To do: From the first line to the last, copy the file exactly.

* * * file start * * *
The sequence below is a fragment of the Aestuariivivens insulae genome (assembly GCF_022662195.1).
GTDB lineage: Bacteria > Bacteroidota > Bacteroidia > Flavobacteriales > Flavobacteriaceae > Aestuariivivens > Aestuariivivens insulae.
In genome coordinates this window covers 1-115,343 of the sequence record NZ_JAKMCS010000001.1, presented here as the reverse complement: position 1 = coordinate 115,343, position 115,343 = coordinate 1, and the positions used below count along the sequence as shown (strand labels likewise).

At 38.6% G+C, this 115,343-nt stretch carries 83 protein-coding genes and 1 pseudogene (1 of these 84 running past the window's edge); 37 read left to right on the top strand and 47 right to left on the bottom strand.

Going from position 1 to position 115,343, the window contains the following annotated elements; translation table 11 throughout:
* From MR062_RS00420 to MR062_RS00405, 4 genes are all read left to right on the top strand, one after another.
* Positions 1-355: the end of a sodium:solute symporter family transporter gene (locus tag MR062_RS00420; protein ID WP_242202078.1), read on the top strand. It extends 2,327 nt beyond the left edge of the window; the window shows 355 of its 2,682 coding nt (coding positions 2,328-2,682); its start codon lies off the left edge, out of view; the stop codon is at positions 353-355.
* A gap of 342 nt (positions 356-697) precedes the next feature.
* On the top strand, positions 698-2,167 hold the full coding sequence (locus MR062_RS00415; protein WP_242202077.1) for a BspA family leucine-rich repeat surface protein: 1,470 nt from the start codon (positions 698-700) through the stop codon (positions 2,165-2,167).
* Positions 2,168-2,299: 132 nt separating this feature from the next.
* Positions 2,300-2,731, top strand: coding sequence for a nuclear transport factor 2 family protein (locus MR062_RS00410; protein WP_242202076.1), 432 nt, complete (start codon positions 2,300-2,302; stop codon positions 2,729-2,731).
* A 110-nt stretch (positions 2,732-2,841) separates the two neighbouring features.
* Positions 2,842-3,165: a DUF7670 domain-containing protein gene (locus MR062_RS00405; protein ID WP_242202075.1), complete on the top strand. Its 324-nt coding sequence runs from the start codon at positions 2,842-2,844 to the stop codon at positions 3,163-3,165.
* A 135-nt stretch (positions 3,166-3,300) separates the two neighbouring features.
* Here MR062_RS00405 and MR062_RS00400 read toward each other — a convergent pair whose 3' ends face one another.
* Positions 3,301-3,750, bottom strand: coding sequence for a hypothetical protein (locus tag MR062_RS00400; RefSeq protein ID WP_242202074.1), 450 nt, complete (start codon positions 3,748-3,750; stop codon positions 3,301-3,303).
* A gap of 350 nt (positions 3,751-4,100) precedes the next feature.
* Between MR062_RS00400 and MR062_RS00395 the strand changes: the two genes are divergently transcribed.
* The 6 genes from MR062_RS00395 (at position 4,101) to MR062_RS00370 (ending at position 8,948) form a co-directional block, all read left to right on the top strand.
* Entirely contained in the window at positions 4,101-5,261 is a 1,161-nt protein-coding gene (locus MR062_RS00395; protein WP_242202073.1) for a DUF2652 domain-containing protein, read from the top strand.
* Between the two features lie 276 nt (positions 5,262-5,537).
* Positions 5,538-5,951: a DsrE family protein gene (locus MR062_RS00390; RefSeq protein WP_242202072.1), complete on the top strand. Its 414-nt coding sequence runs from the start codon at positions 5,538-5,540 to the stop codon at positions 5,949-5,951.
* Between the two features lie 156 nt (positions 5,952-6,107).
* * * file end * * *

The sequence below is a fragment of the Aestuariivivens insulae genome (assembly GCF_022662195.1).
GTDB lineage: Bacteria > Bacteroidota > Bacteroidia > Flavobacteriales > Flavobacteriaceae > Aestuariivivens > Aestuariivivens insulae.
In genome coordinates this window covers 1-115,343 of the sequence record NZ_JAKMCS010000001.1, presented here as the reverse complement: position 1 = coordinate 115,343, position 115,343 = coordinate 1, and the positions used below count along the sequence as shown (strand labels likewise).

At 38.6% G+C, this 115,343-nt stretch carries 83 protein-coding genes and 1 pseudogene (1 of these 84 running past the window's edge); 37 read left to right on the top strand and 47 right to left on the bottom strand.

Going from position 1 to position 115,343, the window contains the following annotated elements; translation table 11 throughout:
* From MR062_RS00420 to MR062_RS00405, 4 genes are all read left to right on the top strand, one after another.
* Positions 1-355: the end of a sodium:solute symporter family transporter gene (locus tag MR062_RS00420; protein ID WP_242202078.1), read on the top strand. It extends 2,327 nt beyond the left edge of the window; the window shows 355 of its 2,682 coding nt (coding positions 2,328-2,682); its start codon lies off the left edge, out of view; the stop codon is at positions 353-355.
* A gap of 342 nt (positions 356-697) precedes the next feature.
* On the top strand, positions 698-2,167 hold the full coding sequence (locus MR062_RS00415; protein WP_242202077.1) for a BspA family leucine-rich repeat surface protein: 1,470 nt from the start codon (positions 698-700) through the stop codon (positions 2,165-2,167).
* Positions 2,168-2,299: 132 nt separating this feature from the next.
* Positions 2,300-2,731, top strand: coding sequence for a nuclear transport factor 2 family protein (locus MR062_RS00410; protein WP_242202076.1), 432 nt, complete (start codon positions 2,300-2,302; stop codon positions 2,729-2,731).
* A 110-nt stretch (positions 2,732-2,841) separates the two neighbouring features.
* Positions 2,842-3,165: a DUF7670 domain-containing protein gene (locus MR062_RS00405; protein ID WP_242202075.1), complete on the top strand. Its 324-nt coding sequence runs from the start codon at positions 2,842-2,844 to the stop codon at positions 3,163-3,165.
* A 135-nt stretch (positions 3,166-3,300) separates the two neighbouring features.
* Here MR062_RS00405 and MR062_RS00400 read toward each other — a convergent pair whose 3' ends face one another.
* Positions 3,301-3,750, bottom strand: coding sequence for a hypothetical protein (locus tag MR062_RS00400; RefSeq protein ID WP_242202074.1), 450 nt, complete (start codon positions 3,748-3,750; stop codon positions 3,301-3,303).
* A gap of 350 nt (positions 3,751-4,100) precedes the next feature.
* Between MR062_RS00400 and MR062_RS00395 the strand changes: the two genes are divergently transcribed.
* The 6 genes from MR062_RS00395 (at position 4,101) to MR062_RS00370 (ending at position 8,948) form a co-directional block, all read left to right on the top strand.
* Entirely contained in the window at positions 4,101-5,261 is a 1,161-nt protein-coding gene (locus MR062_RS00395; protein WP_242202073.1) for a DUF2652 domain-containing protein, read from the top strand.
* Between the two features lie 276 nt (positions 5,262-5,537).
* Positions 5,538-5,951: a DsrE family protein gene (locus MR062_RS00390; RefSeq protein WP_242202072.1), complete on the top strand. Its 414-nt coding sequence runs from the start codon at positions 5,538-5,540 to the stop codon at positions 5,949-5,951.
* Between the two features lie 156 nt (positions 5,952-6,107).